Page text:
Schooling behaviour in fishes reduces the energetic costs of swimming for the school's members by essentially allowing each fish to ‘draft’ off of others in the group. This phenomenon has been thoroughly studied in laboratory settings under conditions of laminar flow – that is, steady, unidirectional flow with minimal turbulence. However, in the natural environment, water flow can often be turbulent owing to weather, underwater structures, water current dynamics and other factors, which could make it difficult for fish in schools to maintain optimal positions relative to their fellow group members (and thus to reap energetic rewards). Lewis Halsey, of the University of Roehampton in the UK, along with colleagues from the Centre for the Environment and the University of Glasgow, wanted to determine whether schooling behaviour remains energetically advantageous in turbulent conditions. The group further wanted to test whether the size of a school is important in conferring energy cost savings.

To address these questions, the researchers placed European sea bass in a special swim flume individually or in groups of three or six fish. Three propellers at one end of the flume allowed the scientists to subject each fish or group of fish to three different water flow rates (20 min at each rate) which, because of the flume design, corresponded to three different levels of turbulence. Using video footage of each trial, the team recorded the three-dimensional position of each fish within the flume, analysed how much (or little) it maintained its position, and determined its tail beat frequency at each flow rate and level of turbulence. After the experiments, to more precisely quantify the turbulence experienced by each fish, the team used a velocimeter to measure the rate and direction of water flow at many different locations within the flume under the three experimental conditions.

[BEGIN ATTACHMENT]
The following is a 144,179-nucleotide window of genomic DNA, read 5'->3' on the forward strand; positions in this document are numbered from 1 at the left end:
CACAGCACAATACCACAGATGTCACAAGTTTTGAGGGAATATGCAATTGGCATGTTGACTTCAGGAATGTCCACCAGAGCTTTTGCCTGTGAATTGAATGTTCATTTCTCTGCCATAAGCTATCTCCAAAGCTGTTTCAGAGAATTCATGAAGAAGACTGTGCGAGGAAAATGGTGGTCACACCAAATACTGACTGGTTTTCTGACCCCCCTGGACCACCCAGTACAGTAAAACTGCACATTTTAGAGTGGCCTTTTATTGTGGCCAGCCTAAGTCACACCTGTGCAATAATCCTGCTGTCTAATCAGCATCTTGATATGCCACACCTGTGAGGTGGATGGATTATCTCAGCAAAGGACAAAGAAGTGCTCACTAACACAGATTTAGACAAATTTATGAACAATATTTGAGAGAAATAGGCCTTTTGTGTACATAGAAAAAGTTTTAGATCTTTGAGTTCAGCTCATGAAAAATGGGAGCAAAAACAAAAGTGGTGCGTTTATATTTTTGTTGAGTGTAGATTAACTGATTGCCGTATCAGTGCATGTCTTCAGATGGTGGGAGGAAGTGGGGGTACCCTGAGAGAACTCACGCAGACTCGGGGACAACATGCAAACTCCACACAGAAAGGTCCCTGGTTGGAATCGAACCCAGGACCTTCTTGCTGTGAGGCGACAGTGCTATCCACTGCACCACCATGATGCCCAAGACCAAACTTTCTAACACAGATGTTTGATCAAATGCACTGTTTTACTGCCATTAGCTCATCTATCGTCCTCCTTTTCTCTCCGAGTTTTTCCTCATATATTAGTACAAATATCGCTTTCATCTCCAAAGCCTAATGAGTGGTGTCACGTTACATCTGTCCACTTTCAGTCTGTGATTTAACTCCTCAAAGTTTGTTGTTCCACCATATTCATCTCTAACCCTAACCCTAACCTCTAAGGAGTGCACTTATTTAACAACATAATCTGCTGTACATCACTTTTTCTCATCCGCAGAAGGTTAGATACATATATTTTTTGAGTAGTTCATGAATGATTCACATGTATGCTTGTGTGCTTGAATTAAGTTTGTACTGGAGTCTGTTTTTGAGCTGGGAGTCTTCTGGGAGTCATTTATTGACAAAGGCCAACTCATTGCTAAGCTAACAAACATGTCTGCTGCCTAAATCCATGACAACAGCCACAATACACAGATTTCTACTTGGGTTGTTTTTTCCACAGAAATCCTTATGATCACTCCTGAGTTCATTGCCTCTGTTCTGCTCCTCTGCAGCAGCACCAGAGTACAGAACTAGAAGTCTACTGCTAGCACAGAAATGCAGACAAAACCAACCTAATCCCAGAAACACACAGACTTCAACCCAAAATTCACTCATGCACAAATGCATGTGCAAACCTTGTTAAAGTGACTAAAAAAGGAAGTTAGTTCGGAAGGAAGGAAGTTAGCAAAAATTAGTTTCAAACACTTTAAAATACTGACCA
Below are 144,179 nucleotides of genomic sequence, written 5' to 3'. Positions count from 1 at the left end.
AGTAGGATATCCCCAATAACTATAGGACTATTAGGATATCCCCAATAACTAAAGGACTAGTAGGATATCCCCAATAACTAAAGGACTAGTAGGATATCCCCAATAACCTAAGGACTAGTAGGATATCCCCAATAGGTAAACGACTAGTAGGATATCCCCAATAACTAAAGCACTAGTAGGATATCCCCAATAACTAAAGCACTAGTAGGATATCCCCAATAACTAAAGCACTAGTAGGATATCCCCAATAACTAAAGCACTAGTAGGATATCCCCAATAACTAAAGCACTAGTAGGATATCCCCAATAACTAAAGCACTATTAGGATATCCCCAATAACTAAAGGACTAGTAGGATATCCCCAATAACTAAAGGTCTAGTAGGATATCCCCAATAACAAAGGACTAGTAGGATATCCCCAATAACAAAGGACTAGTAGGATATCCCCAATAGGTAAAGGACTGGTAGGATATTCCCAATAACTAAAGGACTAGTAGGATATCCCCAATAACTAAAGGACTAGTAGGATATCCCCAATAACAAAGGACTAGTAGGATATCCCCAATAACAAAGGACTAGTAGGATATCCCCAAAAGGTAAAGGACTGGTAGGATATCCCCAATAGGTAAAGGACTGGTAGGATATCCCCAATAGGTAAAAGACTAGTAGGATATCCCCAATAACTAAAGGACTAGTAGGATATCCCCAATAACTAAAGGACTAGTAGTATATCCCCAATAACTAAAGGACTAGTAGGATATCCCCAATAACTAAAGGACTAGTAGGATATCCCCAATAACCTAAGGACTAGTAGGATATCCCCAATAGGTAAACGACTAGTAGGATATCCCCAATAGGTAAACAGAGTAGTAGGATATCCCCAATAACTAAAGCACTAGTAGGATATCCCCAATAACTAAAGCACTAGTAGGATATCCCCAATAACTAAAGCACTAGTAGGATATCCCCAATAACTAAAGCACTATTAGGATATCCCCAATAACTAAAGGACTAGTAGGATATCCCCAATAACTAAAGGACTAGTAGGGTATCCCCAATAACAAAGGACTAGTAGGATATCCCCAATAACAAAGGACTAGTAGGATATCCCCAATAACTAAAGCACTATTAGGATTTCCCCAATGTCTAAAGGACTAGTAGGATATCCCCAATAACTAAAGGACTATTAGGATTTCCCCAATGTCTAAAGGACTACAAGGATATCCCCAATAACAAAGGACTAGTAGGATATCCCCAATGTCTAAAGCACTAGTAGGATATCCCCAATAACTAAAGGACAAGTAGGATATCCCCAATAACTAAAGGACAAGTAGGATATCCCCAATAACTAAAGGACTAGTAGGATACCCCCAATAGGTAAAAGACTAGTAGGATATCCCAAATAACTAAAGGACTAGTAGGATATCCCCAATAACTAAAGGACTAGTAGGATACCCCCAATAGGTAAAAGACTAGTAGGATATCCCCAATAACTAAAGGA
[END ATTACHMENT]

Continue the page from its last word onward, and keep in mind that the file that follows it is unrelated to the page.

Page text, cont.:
Halsey and his colleagues found that mean flow rate did not affect tail beat frequency in fish swimming alone or in groups of three. In groups of six fish, tail beat frequency decreased with increasing flow rates, which could reflect more effective drafting among fish in larger schools. Increases in turbulence increased the tail beat frequency in all group sizes, suggesting that swimming generally becomes costlier as flow becomes more uneven. However, fish in larger groups had lower tail beat frequencies in turbulent conditions than fish swimming alone or in smaller groups, indicating that schooling did help conserve energy as it does under laminar flow conditions. Notably, though, the energy cost savings afforded by schooling behaviour in turbulent flow were much lower than those estimated in past studies with laminar flow.

Overall, the researchers found that swimming in schools is energetically advantageous for sea bass in dynamic water conditions. However, the metabolic advantage of schooling appears to be smaller in turbulent conditions than in ideal conditions. In addition, the size of a school affects the degree to which changes in water flow rates and patterns influence the energy expenditure of fish within a school. Although more research is needed to better understand the energetic costs and benefits of group swimming in nature, this study shows that when the going gets rough, sea bass should probably stay in school.

L. G.
J. D.
S. S.
How does school size affect tail beat frequency in turbulent water?
Comp. Biochem. Physiol. A